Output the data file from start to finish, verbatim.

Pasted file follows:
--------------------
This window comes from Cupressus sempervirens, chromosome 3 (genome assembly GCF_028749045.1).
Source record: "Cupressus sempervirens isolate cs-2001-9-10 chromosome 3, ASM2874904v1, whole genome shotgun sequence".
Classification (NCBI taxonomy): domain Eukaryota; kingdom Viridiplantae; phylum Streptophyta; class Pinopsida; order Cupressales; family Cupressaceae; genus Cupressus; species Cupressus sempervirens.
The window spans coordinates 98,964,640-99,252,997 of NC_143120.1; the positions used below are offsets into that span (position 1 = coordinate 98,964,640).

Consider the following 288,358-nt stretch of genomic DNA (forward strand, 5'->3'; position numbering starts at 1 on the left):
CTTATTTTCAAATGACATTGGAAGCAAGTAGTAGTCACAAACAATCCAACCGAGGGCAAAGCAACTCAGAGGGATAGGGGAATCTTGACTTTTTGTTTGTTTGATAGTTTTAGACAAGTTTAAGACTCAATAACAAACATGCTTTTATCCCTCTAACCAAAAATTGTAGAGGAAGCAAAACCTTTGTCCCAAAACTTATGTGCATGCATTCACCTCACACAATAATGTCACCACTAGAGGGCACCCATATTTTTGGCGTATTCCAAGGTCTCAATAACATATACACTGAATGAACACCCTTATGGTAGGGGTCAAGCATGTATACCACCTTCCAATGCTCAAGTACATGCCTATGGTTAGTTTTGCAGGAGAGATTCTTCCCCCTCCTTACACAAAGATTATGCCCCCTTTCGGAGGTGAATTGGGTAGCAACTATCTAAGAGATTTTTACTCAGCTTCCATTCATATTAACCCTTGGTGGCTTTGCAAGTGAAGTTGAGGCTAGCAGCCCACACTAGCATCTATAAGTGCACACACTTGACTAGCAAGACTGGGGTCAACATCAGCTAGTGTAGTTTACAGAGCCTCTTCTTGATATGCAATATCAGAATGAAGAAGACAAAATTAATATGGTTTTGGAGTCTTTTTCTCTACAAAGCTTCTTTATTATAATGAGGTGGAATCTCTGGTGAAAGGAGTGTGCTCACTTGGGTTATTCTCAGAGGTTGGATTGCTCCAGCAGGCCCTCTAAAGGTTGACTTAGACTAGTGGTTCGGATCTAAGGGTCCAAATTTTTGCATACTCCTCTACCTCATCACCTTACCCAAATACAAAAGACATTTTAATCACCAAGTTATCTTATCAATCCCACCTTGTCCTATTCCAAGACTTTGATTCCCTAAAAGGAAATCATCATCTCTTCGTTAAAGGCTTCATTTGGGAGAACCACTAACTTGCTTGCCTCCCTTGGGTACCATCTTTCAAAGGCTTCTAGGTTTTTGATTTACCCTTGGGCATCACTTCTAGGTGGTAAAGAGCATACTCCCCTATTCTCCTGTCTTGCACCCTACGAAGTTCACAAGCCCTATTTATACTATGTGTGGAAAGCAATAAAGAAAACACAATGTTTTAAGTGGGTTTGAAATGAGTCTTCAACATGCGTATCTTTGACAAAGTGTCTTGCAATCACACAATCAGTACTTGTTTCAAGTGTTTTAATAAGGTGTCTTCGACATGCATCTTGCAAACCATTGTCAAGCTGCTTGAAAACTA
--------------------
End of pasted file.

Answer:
This window comes from Cupressus sempervirens, chromosome 3 (genome assembly GCF_028749045.1).
Source record: "Cupressus sempervirens isolate cs-2001-9-10 chromosome 3, ASM2874904v1, whole genome shotgun sequence".
Classification (NCBI taxonomy): domain Eukaryota; kingdom Viridiplantae; phylum Streptophyta; class Pinopsida; order Cupressales; family Cupressaceae; genus Cupressus; species Cupressus sempervirens.
The window spans coordinates 98,964,640-99,252,997 of NC_143120.1; the positions used below are offsets into that span (position 1 = coordinate 98,964,640).

Consider the following 288,358-nt stretch of genomic DNA (forward strand, 5'->3'; position numbering starts at 1 on the left):
CTTATTTTCAAATGACATTGGAAGCAAGTAGTAGTCACAAACAATCCAACCGAGGGCAAAGCAACTCAGAGGGATAGGGGAATCTTGACTTTTTGTTTGTTTGATAGTTTTAGACAAGTTTAAGACTCAATAACAAACATGCTTTTATCCCTCTAACCAAAAATTGTAGAGGAAGCAAAACCTTTGTCCCAAAACTTATGTGCATGCATTCACCTCACACAATAATGTCACCACTAGAGGGCACCCATATTTTTGGCGTATTCCAAGGTCTCAATAACATATACACTGAATGAACACCCTTATGGTAGGGGTCAAGCATGTATACCACCTTCCAATGCTCAAGTACATGCCTATGGTTAGTTTTGCAGGAGAGATTCTTCCCCCTCCTTACACAAAGATTATGCCCCCTTTCGGAGGTGAATTGGGTAGCAACTATCTAAGAGATTTTTACTCAGCTTCCATTCATATTAACCCTTGGTGGCTTTGCAAGTGAAGTTGAGGCTAGCAGCCCACACTAGCATCTATAAGTGCACACACTTGACTAGCAAGACTGGGGTCAACATCAGCTAGTGTAGTTTACAGAGCCTCTTCTTGATATGCAATATCAGAATGAAGAAGACAAAATTAATATGGTTTTGGAGTCTTTTTCTCTACAAAGCTTCTTTATTATAATGAGGTGGAATCTCTGGTGAAAGGAGTGTGCTCACTTGGGTTATTCTCAGAGGTTGGATTGCTCCAGCAGGCCCTCTAAAGGTTGACTTAGACTAGTGGTTCGGATCTAAGGGTCCAAATTTTTGCATACTCCTCTACCTCATCACCTTACCCAAATACAAAAGACATTTTAATCACCAAGTTATCTTATCAATCCCACCTTGTCCTATTCCAAGACTTTGATTCCCTAAAAGGAAATCATCATCTCTTCGTTAAAGGCTTCATTTGGGAGAACCACTAACTTGCTTGCCTCCCTTGGGTACCATCTTTCAAAGGCTTCTAGGTTTTTGATTTACCCTTGGGCATCACTTCTAGGTGGTAAAGAGCATACTCCCCTATTCTCCTGTCTTGCACCCTACGAAGTTCACAAGCCCTATTTATACTATGTGTGGAAAGCAATAAAGAAAACACAATGTTTTAAGTGGGTTTGAAATGAGTCTTCAACATGCGTATCTTTGACAAAGTGTCTTGCAATCACACAATCAGTACTTGTTTCAAGTGTTTTAATAAGGTGTCTTCGACATGCATCTTGCAAACCATTGTCAAGCTGCTTGAAAACTA